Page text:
New Delhi, Aug. 23: Close down all the courts in the country and do whatever you want, the chief justice told the government today in a stunning outburst.
The tongue-lashing, which caps a string of face-offs starting with the Jharkhand trust vote, came during the hearing of a petition on reservation for Dalit Christians.
“Why are we told time and again by the government that it is not taking a confrontationist attitude' Who is taking a confrontationist attitude'” chief justice R.C. Lahoti demanded to know.
The immediate provocation was attorney-general Milon Banerjee’s “thank you” after the court granted him six weeks to reply to the PIL. Banerjee, who had asked for four months, said he was “grateful” the court did not “precipitate” this matter.
The court, at the receiving end of much criticism over its recent order that private unaided colleges need not reserve seats for SC/STs, erupted. Stopping short of saying the government had not understood the order, the bench that included Justices G.P. Mathur and P.K. Balasubramanyan said: “When we said, ‘please come with a legislation,’ you are talking about confrontation.”
The judiciary and the legislature have been locked in a turf war on other occasions too. The court’s order in March advancing the Jharkhand trust vote had drawn angry cries for a debate on separation of powers, but the government said it wanted to avoid a “confrontation”.
Since the PIL seeking quotas for Dalit Christians was taken up, the Centre has held that this is a policy matter in which the judiciary should not interfere. The PIL should be thrown out, it said.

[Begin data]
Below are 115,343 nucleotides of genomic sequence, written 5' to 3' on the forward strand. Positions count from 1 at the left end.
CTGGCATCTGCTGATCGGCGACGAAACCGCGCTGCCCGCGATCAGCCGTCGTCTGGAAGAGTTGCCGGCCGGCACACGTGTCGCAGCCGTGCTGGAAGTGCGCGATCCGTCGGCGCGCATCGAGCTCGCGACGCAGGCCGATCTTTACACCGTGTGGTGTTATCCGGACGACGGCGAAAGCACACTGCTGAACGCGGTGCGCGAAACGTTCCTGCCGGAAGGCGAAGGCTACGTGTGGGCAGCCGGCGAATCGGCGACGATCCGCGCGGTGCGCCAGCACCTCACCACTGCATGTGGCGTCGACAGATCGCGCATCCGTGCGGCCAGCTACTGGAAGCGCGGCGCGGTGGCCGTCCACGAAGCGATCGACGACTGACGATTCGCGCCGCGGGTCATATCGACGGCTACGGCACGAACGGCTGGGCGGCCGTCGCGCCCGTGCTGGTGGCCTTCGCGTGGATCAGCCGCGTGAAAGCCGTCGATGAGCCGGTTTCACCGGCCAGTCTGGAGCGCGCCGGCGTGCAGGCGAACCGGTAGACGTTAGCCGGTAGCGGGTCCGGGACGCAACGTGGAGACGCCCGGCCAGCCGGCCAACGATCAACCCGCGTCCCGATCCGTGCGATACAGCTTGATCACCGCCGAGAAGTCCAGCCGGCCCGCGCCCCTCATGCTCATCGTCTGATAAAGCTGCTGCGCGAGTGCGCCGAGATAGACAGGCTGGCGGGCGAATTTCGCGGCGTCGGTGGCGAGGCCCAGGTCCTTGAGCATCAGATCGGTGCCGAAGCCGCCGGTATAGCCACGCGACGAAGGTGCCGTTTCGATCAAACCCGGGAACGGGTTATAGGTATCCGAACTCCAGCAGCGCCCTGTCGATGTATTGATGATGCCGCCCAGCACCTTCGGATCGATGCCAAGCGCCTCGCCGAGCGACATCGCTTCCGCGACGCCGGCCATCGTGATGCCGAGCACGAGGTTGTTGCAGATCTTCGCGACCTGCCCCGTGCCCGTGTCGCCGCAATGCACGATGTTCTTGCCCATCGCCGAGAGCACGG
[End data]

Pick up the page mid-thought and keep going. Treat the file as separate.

“It is purely a policy and legislative matter for the government to consider and the court should keep out of it,” Banerjee argued.
But the Supreme Court, which settles all constitutional issues, insisted that it has the mandate to examine the legality and constitutionality of granting reservation to Dalit Christians. In April, it asked the Centre to reply and fixed August 23 for final hearings.
The PIL had sought quotas in jobs and education for Dalit Christians on the ground that such reservation existed for Dalits among Hindus, Sikhs and Buddhists.
Banerjee’s argument was that “any amendment to the Presidential order of 1950 including communities within the scheduled castes and scheduled tribes category was not justiciable in the court, which cannot add or subtract communities to the list through any order or decision or judgment or direction”.
The attorney-general had earlier told the court that the BJP-led NDA government in 2002 had refused to grant SC category to Dalit Christians. He recalled that the Supreme Court had earlier ruled that the courts could not alter the list of entries in the SC/ST category.
But the judges said: “It is a crucial issue and we would examine the legal side of the issue on the basis of the rulings cited by the petitioner and the attorney-general.”